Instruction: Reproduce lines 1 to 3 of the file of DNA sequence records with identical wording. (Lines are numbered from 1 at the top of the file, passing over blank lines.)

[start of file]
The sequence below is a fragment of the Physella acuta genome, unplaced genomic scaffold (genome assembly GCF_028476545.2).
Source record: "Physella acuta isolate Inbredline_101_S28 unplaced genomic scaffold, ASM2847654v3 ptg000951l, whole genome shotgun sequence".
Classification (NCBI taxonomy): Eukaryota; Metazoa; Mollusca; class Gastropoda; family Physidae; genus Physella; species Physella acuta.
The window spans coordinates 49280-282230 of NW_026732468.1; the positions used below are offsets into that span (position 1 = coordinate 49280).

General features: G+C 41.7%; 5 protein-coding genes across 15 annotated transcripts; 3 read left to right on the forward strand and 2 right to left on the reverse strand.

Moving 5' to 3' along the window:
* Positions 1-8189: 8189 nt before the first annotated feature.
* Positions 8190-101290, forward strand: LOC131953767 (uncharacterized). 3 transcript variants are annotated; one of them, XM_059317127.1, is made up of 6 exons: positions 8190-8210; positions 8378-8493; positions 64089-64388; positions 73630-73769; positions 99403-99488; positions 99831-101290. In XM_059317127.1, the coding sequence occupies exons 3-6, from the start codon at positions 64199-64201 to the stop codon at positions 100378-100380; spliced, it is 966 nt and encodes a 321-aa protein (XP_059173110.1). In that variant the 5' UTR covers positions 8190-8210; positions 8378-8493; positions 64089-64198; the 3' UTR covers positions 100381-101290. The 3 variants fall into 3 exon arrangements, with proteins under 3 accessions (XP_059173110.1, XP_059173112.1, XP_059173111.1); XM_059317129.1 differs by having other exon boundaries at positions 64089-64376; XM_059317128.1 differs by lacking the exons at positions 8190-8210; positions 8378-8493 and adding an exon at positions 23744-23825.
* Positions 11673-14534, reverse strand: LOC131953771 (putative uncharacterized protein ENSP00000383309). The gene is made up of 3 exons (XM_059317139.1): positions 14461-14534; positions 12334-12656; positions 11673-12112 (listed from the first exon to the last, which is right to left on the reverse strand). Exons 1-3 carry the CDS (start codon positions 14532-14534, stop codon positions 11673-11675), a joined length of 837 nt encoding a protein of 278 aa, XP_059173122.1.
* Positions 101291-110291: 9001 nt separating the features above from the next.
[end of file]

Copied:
The sequence below is a fragment of the Physella acuta genome, unplaced genomic scaffold (genome assembly GCF_028476545.2).
Source record: "Physella acuta isolate Inbredline_101_S28 unplaced genomic scaffold, ASM2847654v3 ptg000951l, whole genome shotgun sequence".
Classification (NCBI taxonomy): Eukaryota; Metazoa; Mollusca; class Gastropoda; family Physidae; genus Physella; species Physella acuta.